Meanwhile, investors are pulling money out of stocks at a virtually unprecedented rate. Individuals have taken a net $130 billion from mutual and exchange-traded equity funds in the past year. Bank of America Corp. said its trading clients have been net sellers of stocks for eight straight weeks, the longest stretch in five years.
And why not, with the bear case as pronounced as it appears to be in 2016? Global growth is slowing -- the International Monetary Fund cut projections for worldwide economic expansion to 3.4 percent from 3.6 percent predicted in October -- and corporate profits are poised to fall for a fourth consecutive quarter in America. While U.S. employment and consumer purchases are expanding, the improvement may hasten rate hikes.
“The things that have propped up a long-lived bull market have become increasingly weak,” said Michael Ball, president and lead portfolio manager of Colorado-based Weatherstone Capital Management Inc., which oversees $500 million. “It’s like a four-engine jet that has lost two engines.”
The rough patch contrasts with the years leading up to it, particularly 2013 and 2014, when the S&P 500 advanced in all but six months. Yet viewed through a wider lens, the pause since May is nothing unusual for a bull market. And when stocks are able to bounce back from such a stretch, the gains are often substantial.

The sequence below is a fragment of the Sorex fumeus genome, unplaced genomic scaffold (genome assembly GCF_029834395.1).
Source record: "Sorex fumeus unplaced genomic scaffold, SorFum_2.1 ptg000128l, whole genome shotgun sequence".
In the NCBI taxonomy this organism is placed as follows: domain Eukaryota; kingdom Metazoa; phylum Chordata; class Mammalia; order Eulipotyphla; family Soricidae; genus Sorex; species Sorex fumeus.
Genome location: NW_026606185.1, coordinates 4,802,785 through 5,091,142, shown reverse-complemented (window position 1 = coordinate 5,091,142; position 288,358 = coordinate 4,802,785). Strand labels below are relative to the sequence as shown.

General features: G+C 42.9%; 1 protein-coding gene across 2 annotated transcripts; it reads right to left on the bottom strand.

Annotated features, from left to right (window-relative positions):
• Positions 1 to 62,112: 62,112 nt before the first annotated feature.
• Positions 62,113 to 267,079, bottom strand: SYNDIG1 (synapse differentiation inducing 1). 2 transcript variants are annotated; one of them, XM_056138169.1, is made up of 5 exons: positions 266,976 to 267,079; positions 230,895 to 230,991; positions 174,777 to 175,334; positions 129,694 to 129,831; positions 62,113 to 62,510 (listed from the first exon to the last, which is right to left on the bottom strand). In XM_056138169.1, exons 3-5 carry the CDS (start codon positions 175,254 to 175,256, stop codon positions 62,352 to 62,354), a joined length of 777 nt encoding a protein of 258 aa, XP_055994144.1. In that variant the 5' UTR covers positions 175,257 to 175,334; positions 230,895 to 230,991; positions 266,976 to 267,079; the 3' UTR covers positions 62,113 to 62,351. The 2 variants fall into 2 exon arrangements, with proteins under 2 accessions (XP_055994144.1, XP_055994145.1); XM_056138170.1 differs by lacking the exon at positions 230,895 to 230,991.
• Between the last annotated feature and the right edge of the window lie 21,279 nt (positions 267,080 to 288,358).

In every instance when the S&P 500 experienced a longer period without fresh highs and didn’t descend into a bear market, stocks kept rising after they broke out. The index’s increase in the following 12 months averaged 24 percent, more than triple the normal rate of 7.6 percent, data compiled by Bloomberg show. In a market cycle, a bull run is followed by a bear retreat where a threshold of 20 percent is applied to discern them.
A hiatus such as this has occurred in roughly three of every five bull markets. They usually happen as investors pause to assess rising valuations, decelerating earnings growth or tighter Fed policy, according to Jim Paulsen, the Minneapolis-based chief investment strategist at Wells Capital Management Inc. Paulsen isn’t in the camp that sees a sharp rebound. In fact, he says, returns are likely to be flat until a recession ends the bull market.